In the South, it’s chicken and dumplings or cheese grits or mac and cheese or any number of homemade cakes and pies. But it’s also slow-cooked Italian Sunday “gravy” over pasta, roasted beef and chicken, pierogies. Those foods that grandmothers of all cultures made with love and fed us in childhood. Ones that don’t have a place in our everyday diets, or we think take too much effort, but warm our souls when we do eat them. Continue reading

Perfect Cheese Grits

Perfect Cheese Grits | Culinary Cousins

Hi, all. I don’t know what happened. The Culinary Cousins accidentally took a little hiatus. But we’re back. Hopefully for good!

Now, let’s talk grits. They’re such a polarizing food.

Some people — mostly southern people, I’d say — are obsessed with them. Other people — usually not southern people, probably — absolutely despise them. If you’re southern, or remotely had a southern relative anywhere in your family, I think they’re just in your blood. Continue reading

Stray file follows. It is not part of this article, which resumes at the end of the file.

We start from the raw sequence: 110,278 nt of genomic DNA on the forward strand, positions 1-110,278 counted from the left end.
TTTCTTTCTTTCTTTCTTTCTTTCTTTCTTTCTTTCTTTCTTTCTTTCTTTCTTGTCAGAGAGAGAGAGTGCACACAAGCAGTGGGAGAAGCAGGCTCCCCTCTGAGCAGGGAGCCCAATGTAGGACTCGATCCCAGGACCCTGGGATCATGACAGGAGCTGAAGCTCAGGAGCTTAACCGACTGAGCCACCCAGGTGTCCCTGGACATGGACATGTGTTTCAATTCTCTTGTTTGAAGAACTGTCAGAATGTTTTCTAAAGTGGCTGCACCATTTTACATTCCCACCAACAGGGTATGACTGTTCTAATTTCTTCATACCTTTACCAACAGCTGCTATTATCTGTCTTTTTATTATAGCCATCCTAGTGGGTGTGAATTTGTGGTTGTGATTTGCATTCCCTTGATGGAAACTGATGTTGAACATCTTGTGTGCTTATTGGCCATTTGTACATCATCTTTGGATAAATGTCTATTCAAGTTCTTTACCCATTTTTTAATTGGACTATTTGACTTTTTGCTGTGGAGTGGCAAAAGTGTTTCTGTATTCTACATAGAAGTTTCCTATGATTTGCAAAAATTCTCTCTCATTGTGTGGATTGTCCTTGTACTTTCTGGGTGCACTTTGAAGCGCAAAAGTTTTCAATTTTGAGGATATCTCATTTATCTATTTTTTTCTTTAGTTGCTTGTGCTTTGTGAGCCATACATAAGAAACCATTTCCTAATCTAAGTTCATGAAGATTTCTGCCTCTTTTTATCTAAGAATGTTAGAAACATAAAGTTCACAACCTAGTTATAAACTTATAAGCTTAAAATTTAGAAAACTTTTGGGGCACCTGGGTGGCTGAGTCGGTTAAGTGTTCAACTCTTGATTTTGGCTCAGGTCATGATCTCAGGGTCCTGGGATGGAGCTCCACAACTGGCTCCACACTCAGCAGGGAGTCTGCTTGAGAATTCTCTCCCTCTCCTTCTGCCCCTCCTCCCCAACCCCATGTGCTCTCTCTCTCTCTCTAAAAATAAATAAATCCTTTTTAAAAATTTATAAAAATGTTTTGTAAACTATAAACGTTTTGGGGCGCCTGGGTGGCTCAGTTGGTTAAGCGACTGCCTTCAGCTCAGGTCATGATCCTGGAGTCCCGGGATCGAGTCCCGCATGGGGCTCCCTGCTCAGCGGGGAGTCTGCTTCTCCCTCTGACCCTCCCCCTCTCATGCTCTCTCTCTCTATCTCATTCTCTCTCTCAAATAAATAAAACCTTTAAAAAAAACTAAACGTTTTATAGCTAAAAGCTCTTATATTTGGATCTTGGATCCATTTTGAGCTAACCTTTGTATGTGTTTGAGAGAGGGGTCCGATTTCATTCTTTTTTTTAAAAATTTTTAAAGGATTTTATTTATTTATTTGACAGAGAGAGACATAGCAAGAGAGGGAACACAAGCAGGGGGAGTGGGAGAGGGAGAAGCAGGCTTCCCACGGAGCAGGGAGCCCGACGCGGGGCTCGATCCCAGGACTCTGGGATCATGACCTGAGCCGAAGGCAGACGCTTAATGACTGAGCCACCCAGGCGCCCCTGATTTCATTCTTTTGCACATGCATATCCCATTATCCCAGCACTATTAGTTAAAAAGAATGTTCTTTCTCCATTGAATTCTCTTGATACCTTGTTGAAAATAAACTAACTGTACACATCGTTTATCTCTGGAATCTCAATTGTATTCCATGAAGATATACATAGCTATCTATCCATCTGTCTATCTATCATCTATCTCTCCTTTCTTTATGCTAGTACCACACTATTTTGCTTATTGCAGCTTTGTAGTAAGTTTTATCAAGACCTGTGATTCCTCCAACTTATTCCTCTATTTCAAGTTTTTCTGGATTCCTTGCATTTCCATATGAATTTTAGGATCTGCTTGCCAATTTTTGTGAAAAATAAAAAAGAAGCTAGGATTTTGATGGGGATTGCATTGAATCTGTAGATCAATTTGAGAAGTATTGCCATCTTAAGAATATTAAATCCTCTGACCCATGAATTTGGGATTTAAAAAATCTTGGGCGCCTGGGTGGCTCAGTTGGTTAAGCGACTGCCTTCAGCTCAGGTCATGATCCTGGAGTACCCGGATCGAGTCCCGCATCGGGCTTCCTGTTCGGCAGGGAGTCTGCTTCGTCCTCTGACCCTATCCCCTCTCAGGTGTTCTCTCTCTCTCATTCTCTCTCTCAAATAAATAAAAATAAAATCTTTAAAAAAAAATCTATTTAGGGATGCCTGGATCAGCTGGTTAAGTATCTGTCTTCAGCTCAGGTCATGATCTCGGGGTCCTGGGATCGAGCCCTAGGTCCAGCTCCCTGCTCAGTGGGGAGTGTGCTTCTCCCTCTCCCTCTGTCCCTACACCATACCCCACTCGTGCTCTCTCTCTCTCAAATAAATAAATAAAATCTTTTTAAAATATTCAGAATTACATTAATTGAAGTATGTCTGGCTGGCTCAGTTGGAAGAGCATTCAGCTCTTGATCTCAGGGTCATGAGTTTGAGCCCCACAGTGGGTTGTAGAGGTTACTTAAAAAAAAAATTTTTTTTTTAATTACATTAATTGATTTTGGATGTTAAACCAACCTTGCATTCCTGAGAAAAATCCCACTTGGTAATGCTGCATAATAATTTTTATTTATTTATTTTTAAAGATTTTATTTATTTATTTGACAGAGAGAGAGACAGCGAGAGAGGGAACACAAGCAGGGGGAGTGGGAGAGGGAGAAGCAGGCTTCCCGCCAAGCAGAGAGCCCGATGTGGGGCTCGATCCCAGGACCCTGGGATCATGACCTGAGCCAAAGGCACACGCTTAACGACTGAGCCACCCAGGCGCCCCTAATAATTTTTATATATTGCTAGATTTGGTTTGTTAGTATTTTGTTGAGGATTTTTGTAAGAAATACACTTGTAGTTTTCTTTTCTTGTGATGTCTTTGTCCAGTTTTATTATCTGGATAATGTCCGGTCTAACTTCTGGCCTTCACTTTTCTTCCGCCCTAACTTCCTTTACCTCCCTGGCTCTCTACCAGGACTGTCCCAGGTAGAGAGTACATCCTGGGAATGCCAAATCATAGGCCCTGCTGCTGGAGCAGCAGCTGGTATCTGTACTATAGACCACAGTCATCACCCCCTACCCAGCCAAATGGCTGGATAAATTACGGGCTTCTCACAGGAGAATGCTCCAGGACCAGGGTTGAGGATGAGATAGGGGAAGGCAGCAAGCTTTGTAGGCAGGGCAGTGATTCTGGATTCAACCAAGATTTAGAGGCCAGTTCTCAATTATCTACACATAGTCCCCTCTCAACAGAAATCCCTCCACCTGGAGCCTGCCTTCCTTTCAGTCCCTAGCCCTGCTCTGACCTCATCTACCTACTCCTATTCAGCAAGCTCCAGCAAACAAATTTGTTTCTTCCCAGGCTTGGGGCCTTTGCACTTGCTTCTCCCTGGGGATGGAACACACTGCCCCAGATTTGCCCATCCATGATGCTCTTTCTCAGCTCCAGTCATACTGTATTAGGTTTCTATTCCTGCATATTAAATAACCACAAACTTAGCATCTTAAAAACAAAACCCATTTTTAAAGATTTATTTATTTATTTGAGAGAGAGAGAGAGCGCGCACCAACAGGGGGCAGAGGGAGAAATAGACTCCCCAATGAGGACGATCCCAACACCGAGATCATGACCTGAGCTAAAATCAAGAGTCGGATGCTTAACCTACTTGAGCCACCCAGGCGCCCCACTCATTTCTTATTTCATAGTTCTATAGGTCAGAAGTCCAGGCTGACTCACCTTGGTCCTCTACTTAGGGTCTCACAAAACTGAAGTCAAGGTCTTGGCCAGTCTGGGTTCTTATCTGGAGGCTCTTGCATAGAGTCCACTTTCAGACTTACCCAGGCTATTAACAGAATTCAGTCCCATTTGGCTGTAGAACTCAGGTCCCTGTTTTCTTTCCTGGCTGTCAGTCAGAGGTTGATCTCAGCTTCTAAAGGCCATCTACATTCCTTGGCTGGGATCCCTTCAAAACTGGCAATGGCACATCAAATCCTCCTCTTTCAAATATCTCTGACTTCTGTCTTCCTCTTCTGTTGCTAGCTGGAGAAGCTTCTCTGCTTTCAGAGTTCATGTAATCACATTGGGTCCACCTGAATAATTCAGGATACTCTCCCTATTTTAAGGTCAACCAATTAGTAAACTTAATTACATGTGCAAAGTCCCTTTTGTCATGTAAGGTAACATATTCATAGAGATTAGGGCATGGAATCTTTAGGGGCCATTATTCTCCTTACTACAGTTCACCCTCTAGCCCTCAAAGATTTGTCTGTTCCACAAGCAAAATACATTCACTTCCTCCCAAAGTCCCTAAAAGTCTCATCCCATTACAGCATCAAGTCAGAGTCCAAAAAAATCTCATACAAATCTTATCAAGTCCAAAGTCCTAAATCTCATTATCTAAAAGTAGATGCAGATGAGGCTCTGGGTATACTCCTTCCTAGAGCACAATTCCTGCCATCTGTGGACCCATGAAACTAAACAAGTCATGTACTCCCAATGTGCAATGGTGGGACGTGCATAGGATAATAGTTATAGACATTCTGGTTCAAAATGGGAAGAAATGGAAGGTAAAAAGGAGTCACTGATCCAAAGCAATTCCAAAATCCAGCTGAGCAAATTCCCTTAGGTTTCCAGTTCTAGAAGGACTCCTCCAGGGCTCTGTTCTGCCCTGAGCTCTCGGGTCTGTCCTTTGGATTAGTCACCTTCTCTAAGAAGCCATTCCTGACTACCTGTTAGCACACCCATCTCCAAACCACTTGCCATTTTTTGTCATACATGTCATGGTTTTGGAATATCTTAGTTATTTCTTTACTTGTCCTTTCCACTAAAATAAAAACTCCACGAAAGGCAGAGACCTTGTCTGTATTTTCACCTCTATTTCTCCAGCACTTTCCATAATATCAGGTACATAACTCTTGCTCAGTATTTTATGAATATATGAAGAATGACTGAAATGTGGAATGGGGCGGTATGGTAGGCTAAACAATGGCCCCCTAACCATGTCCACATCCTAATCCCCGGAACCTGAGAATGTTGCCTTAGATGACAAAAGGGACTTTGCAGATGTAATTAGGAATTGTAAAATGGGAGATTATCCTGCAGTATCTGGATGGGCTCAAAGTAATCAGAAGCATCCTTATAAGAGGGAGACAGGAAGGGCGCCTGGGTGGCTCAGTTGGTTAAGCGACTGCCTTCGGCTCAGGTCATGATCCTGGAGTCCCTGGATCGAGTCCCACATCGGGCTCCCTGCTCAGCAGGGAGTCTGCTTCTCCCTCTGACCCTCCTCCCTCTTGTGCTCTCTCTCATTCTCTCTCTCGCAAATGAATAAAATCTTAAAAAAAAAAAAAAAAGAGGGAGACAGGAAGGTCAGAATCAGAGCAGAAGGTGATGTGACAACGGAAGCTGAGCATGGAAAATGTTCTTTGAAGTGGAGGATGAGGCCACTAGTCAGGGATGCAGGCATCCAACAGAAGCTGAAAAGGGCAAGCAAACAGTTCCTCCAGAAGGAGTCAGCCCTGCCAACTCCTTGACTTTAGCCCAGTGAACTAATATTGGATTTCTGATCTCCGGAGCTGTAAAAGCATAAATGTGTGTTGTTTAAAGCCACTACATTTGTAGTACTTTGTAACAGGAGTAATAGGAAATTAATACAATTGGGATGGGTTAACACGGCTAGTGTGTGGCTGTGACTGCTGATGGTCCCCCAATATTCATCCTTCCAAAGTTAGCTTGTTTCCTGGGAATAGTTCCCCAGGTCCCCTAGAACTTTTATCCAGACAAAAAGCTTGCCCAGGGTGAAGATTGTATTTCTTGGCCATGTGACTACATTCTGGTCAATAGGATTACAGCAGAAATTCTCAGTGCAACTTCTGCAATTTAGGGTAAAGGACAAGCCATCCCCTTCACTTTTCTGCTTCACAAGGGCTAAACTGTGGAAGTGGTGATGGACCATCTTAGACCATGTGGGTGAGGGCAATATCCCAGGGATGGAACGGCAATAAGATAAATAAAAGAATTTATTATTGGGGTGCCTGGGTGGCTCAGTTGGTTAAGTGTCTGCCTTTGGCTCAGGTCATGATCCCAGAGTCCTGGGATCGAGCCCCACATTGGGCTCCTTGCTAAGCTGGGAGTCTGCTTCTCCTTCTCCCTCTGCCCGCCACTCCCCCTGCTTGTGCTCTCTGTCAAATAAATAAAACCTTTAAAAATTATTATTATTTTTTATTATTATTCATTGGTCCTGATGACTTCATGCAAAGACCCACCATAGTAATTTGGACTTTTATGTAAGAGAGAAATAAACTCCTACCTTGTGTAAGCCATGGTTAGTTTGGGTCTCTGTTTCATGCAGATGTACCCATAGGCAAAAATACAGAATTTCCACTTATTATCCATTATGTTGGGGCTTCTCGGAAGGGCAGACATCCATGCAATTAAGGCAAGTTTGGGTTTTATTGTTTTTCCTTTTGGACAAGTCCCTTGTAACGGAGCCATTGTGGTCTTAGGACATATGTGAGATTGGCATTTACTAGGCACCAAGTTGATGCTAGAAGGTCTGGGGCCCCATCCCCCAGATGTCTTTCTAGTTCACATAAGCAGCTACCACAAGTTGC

Ginger Soy Tuna

Are you a Sushi lover? I’m not. To be honest. I’ve tried and tried to like it, but something about it sort of grosses me out. Seaweed, no problem. Rice and Vegetables, great. Fish, love it,  as long as it’s COOKED. That’s where Sushi and I have our differences. (But, I do love any sort of Sushi roll that is only vegetables or tempura fried shrimp (who wouldn’t?). )

So, to better acquaint myself with raw tuna, I bought a gorgeous sashimi-grade (read: you can eat it raw, top quality, kept frozen always) block of tuna. This type of fish is best served medium rare or, heaven-forbid, raw (ewww).  I thought the best way to serve it would be to eat it with some sort of sweet-salty-tangy glaze. Fortunately, I was right on. It was phenomenal with the glaze. Loads of fresh ginger made it really tasty. I served it over a bed of mixed greens tossed with some of the glaze that I made into a vinaigrette.

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This is exactly what great quality tuna should look like, not grey or dark purple. Pink and fresh.